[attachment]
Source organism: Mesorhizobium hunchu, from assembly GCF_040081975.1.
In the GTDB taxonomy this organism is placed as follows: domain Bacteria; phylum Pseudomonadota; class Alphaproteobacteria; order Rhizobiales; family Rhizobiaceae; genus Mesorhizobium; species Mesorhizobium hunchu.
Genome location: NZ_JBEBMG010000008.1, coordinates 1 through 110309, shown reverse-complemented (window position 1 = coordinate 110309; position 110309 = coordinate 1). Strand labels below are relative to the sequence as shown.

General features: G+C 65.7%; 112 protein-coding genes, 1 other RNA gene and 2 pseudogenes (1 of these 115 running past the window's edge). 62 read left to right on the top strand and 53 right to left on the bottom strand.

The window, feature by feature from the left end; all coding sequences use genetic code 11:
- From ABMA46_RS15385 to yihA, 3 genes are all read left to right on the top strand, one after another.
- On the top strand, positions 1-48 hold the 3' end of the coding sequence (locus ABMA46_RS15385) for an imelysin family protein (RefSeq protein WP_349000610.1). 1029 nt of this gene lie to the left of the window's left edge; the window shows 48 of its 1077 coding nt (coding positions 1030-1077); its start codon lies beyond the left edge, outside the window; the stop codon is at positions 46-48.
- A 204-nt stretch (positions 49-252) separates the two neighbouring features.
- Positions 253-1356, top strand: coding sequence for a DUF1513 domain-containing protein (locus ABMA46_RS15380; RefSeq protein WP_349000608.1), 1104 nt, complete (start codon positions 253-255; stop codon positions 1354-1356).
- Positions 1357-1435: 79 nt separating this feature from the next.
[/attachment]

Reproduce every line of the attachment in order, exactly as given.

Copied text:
Source organism: Mesorhizobium hunchu, from assembly GCF_040081975.1.
In the GTDB taxonomy this organism is placed as follows: domain Bacteria; phylum Pseudomonadota; class Alphaproteobacteria; order Rhizobiales; family Rhizobiaceae; genus Mesorhizobium; species Mesorhizobium hunchu.
Genome location: NZ_JBEBMG010000008.1, coordinates 1 through 110309, shown reverse-complemented (window position 1 = coordinate 110309; position 110309 = coordinate 1). Strand labels below are relative to the sequence as shown.

General features: G+C 65.7%; 112 protein-coding genes, 1 other RNA gene and 2 pseudogenes (1 of these 115 running past the window's edge). 62 read left to right on the top strand and 53 right to left on the bottom strand.

The window, feature by feature from the left end; all coding sequences use genetic code 11:
- From ABMA46_RS15385 to yihA, 3 genes are all read left to right on the top strand, one after another.
- On the top strand, positions 1-48 hold the 3' end of the coding sequence (locus ABMA46_RS15385) for an imelysin family protein (RefSeq protein WP_349000610.1). 1029 nt of this gene lie to the left of the window's left edge; the window shows 48 of its 1077 coding nt (coding positions 1030-1077); its start codon lies beyond the left edge, outside the window; the stop codon is at positions 46-48.
- A 204-nt stretch (positions 49-252) separates the two neighbouring features.
- Positions 253-1356, top strand: coding sequence for a DUF1513 domain-containing protein (locus ABMA46_RS15380; RefSeq protein WP_349000608.1), 1104 nt, complete (start codon positions 253-255; stop codon positions 1354-1356).
- Positions 1357-1435: 79 nt separating this feature from the next.